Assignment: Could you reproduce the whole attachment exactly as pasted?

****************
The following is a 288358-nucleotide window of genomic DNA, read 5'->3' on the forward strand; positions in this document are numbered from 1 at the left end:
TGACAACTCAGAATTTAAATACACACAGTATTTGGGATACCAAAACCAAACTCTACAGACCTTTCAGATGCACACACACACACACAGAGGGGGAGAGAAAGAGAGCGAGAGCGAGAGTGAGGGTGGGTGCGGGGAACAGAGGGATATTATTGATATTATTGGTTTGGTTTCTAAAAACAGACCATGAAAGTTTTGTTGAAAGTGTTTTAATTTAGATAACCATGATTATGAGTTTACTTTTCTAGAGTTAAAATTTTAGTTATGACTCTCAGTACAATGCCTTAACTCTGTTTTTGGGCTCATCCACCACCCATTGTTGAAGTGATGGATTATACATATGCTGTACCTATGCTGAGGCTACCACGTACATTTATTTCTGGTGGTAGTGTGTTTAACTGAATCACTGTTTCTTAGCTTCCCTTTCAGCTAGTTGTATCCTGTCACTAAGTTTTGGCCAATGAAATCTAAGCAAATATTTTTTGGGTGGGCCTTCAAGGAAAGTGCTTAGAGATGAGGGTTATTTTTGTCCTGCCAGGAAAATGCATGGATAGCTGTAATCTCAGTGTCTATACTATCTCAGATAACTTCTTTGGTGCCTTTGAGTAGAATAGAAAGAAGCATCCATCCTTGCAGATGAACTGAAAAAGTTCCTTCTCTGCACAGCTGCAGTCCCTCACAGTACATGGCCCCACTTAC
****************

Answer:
The following is a 288358-nucleotide window of genomic DNA, read 5'->3' on the forward strand; positions in this document are numbered from 1 at the left end:
TGACAACTCAGAATTTAAATACACACAGTATTTGGGATACCAAAACCAAACTCTACAGACCTTTCAGATGCACACACACACACACAGAGGGGGAGAGAAAGAGAGCGAGAGCGAGAGTGAGGGTGGGTGCGGGGAACAGAGGGATATTATTGATATTATTGGTTTGGTTTCTAAAAACAGACCATGAAAGTTTTGTTGAAAGTGTTTTAATTTAGATAACCATGATTATGAGTTTACTTTTCTAGAGTTAAAATTTTAGTTATGACTCTCAGTACAATGCCTTAACTCTGTTTTTGGGCTCATCCACCACCCATTGTTGAAGTGATGGATTATACATATGCTGTACCTATGCTGAGGCTACCACGTACATTTATTTCTGGTGGTAGTGTGTTTAACTGAATCACTGTTTCTTAGCTTCCCTTTCAGCTAGTTGTATCCTGTCACTAAGTTTTGGCCAATGAAATCTAAGCAAATATTTTTTGGGTGGGCCTTCAAGGAAAGTGCTTAGAGATGAGGGTTATTTTTGTCCTGCCAGGAAAATGCATGGATAGCTGTAATCTCAGTGTCTATACTATCTCAGATAACTTCTTTGGTGCCTTTGAGTAGAATAGAAAGAAGCATCCATCCTTGCAGATGAACTGAAAAAGTTCCTTCTCTGCACAGCTGCAGTCCCTCACAGTACATGGCCCCACTTAC